Broker Check
How to Pick a Summer Camp

How to Pick a Summer Camp

| June 23, 2023

How to Pick a Summer Camp

 Enrolling your kids in camp can give everyone a little more ROL this summer. Children get to spend time doing things they enjoy with other kids, usually without their eyes glued to a screen. And parents get a little extra help with childcare and family entertainment while they're grinding through their work weeks.

 Discuss these four questions with your kids and your spouse to find a camp -- or two -- that meshes with the rest of your summer schedule and budget.

 1. What is my child interested in?

 Summer camp should be an opportunity for children to explore new interests and immerse themselves in things that they love. Some kids will respond to a camp that's structured around those interests. Others might prefer a more open-ended camp that allows them some flexibility in creating their own experience.

 What a camp probably won't do is turn a child who hates kicking a ball into a passionate soccer player. Look for camps that will nurture and challenge your child's gifts without making them feel like you're forcing them into an activity.

 2. What kinds of camps will be best for my child?

 Younger children typically enroll in day camps where everyone goes home at the end of the day. Busy parents should see if their local school district offers day camps that can keep kids occupied during working hours.

 Middle schoolers and older children have more opportunities for residential camps. These “overnight” camps include food and lodging along with a more immersive experience. Parents who spent their own summers bunking near a lake, making new friends, and learning traditional camping skills might want to dust off their old photo albums and see if a few days away from home appeals to their own kids.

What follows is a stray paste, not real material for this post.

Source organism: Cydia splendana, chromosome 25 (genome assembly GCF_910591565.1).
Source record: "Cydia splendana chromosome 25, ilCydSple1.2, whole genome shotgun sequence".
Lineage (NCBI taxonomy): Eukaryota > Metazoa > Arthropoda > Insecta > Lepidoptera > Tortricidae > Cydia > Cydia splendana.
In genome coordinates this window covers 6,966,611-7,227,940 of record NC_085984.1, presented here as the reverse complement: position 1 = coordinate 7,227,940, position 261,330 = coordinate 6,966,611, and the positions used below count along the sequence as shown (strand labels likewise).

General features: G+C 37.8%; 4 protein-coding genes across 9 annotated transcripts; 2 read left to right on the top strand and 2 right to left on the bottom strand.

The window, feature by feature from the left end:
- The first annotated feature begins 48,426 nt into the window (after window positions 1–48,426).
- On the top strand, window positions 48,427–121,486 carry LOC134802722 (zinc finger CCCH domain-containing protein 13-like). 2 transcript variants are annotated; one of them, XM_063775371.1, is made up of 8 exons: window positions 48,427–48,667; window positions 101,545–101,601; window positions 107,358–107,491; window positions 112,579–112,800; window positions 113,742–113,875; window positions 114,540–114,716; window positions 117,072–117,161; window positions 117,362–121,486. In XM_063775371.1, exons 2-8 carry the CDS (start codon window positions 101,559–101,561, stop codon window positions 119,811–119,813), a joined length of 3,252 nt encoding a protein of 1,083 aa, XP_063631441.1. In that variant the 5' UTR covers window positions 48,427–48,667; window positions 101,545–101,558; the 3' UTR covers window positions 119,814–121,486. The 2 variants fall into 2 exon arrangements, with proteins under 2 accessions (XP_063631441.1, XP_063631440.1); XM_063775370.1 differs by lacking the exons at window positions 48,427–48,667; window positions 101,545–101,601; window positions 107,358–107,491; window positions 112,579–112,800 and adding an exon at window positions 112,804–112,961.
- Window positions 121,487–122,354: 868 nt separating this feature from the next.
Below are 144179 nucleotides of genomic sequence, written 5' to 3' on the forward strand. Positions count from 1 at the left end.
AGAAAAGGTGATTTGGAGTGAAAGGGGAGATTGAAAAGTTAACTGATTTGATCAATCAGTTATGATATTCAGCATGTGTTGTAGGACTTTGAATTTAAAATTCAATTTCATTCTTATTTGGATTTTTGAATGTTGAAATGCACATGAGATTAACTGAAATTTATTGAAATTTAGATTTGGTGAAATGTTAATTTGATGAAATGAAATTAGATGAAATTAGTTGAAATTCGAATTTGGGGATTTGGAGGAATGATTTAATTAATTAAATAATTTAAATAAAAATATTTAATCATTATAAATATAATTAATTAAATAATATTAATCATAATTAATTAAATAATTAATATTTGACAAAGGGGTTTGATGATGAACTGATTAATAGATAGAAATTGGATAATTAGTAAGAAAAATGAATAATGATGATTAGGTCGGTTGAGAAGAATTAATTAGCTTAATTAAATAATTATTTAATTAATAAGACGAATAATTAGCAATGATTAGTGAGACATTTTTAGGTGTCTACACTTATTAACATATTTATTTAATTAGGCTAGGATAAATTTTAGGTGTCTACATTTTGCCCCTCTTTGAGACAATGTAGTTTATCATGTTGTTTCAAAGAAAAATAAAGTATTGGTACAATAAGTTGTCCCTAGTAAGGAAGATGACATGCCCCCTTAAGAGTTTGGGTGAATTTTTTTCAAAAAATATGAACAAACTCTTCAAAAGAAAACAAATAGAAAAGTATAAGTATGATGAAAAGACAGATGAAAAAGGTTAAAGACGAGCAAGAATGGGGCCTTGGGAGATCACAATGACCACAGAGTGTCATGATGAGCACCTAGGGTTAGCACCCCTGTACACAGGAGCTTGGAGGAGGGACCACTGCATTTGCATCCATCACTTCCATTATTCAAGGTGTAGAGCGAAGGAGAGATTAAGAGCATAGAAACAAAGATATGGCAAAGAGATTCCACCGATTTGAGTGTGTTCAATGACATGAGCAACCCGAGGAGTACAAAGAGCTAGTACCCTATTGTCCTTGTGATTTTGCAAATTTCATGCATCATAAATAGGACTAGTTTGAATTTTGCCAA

There are probably specialty camps in your area that fall into both categories. Your budding athlete might be able to spend a week "living" on a local college campus and learning their favorite game from professional coaches and student athletes. And your local rec department probably offers sport camps that last a few hours every day for kids who aren't ready for overnight stays yet.

 3. What do I need to know?

 Accreditation and certification. Check if larger residential camps have been accredited by the American Camping Association or the Better Business Bureau. For sports camps, look for instructors who have certification from their sport's governing body or verifiable experience.

Responsibility. Find the name and contact information for the person running the camp and ask who will be supervising your child on a daily basis.

Schedule. If the camp doesn't provide an itinerary, don't be afraid to ask for one.

Accommodation. Will the camp be taking any trips away from the main site? What kinds of supplies does your child need to bring? For residential camps, where specifically will your child be staying? Who will be supervising them overnight?

Safety protocols and health guidelines. Make sure the camp takes necessary precautions to protect your child and has policies and training in place to treat them if they are injured.

 4. What's the right cost-to-experience ratio?

 Summer camp can be a lot like booking a vacation: you often get what you pay for. A more expensive overnight sports camp might give your child a chance to work with top-notch coaches. A less-expensive rec camp might not have the same caliber of instruction, but it might offer the kind of relaxed fun that appeals to kids who don't take games too seriously yet.

 Parents also have to square these considerations with their summer budgets, which might include vacations, higher family transportation costs, and more weekly entertainment. Let's meet to discuss how our Life-Centered Planning Process can make sure summer fun doesn’t turn up the heat on your other financial goals.